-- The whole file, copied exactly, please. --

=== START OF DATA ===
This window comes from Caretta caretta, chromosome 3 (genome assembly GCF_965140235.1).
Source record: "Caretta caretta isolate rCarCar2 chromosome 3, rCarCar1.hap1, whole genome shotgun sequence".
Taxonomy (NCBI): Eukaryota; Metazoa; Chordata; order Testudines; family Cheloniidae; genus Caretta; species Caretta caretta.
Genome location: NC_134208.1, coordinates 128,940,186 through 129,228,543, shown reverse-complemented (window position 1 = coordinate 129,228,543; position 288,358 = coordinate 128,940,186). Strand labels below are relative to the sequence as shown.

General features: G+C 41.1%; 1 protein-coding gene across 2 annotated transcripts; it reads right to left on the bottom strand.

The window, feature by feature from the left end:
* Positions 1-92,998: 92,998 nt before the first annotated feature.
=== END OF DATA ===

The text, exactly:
This window comes from Caretta caretta, chromosome 3 (genome assembly GCF_965140235.1).
Source record: "Caretta caretta isolate rCarCar2 chromosome 3, rCarCar1.hap1, whole genome shotgun sequence".
Taxonomy (NCBI): Eukaryota; Metazoa; Chordata; order Testudines; family Cheloniidae; genus Caretta; species Caretta caretta.
Genome location: NC_134208.1, coordinates 128,940,186 through 129,228,543, shown reverse-complemented (window position 1 = coordinate 129,228,543; position 288,358 = coordinate 128,940,186). Strand labels below are relative to the sequence as shown.

General features: G+C 41.1%; 1 protein-coding gene across 2 annotated transcripts; it reads right to left on the bottom strand.

The window, feature by feature from the left end:
* Positions 1-92,998: 92,998 nt before the first annotated feature.